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A Baker’s cyst, also called a popliteal cyst, is caused by a buildup of synovial fluid, the fluid that lubricates the knee joint. It can cause a bulge and a feeling of tightness behind your knee. The pain can get worse when you fully flex or extend your knee or when you’re active. If the cyst ruptures, it can cause pain, swelling and bruising on the back of the knee and calf.
A Baker’s cyst is a bulge of swelling that forms in the back (posterior) of the knee. The swelling is synovial (joint) fluid. The condition is caused by an opening in the joint capsule which allows fluid from the joint capsule to enter and enlarge the bursa, a small fluid sack normally present in this area of the knee.
This answer provided for NATA by Loras College.
Anthony Komaroff, MD, Internal Medicine, answeredA Baker's Cyst is a collection of fluid behind the knee. It was named after a British surgeon, William Baker, who described these cysts in the late 1800s. It's sometimes called a popliteal cyst. They can be found based on symptoms and a physical examination, but ultrasound or MRI testing can confirm the diagnosis.
Baker's Cysts usually develop due to a problem in the knee that causes joint fluid to accumulate in the joint. This collection of fluid causes pressure to build. When the pressure in the joint is high enough, fluid is forced backwards to form a cyst behind the knee. The anatomy of the knee "traps" the fluid behind the knee; the fluid cannot easily return to the joint.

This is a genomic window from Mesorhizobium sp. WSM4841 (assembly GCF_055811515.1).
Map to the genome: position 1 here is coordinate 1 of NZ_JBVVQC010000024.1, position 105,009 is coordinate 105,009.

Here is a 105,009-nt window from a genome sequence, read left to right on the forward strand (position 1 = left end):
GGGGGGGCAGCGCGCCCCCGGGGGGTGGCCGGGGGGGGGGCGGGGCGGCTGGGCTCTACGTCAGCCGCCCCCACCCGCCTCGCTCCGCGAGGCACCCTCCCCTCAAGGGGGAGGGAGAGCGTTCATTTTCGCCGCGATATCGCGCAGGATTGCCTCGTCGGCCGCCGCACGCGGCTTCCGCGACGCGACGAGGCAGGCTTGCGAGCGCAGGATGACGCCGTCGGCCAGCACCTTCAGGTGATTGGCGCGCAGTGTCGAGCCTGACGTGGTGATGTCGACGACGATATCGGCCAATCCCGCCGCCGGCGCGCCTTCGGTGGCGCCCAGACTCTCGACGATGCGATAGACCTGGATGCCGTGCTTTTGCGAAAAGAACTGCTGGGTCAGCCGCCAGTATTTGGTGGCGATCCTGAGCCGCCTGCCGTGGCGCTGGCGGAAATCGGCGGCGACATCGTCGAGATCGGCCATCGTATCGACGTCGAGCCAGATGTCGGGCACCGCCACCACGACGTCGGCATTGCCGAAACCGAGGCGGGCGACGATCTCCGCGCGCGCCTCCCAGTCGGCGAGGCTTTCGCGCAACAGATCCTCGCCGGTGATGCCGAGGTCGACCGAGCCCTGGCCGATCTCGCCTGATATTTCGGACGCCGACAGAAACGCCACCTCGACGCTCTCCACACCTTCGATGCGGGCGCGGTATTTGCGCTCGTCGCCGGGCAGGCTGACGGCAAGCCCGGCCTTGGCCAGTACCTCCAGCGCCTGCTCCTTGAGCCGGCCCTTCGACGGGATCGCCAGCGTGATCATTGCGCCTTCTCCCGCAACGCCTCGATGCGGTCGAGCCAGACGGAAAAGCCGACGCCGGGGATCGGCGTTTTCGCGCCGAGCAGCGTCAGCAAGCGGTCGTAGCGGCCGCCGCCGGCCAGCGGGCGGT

Eventually, the cyst can become large enough to restrict movement of the knee or cause pain. It can also block the flow of blood through veins behind the knee, causing the lower leg to swell. This can mimic a blood clot in a leg vein. A Baker's Cyst can also rupture, spilling fluid into the calf. This is also a cause of leg swelling that can mimic a blood clot.
A Baker's cyst, also known as a popliteal cyst, is a pocket of joint fluid that forms a lump behind the knee. Often a Baker's cyst is painless, but occasionally this pocket of fluid can tear open and drain into the tissues of the lower leg, causing pain and swelling.
- Swelling behind the knee that may increase when a person stands.
- Discomfort behind the knee and into the upper calf, especially when the knee is completely bent or straight.
When swelling and pain increase, the best approach is to avoid activities such as squatting or kneeling. Wrapping the knee may help reduce swelling. Occasionally, fluid may be drained from the knee, and the person may be given a steroid injection. In cases of restricted mobility or persistent pain, surgery to remove the cyst may be recommended.
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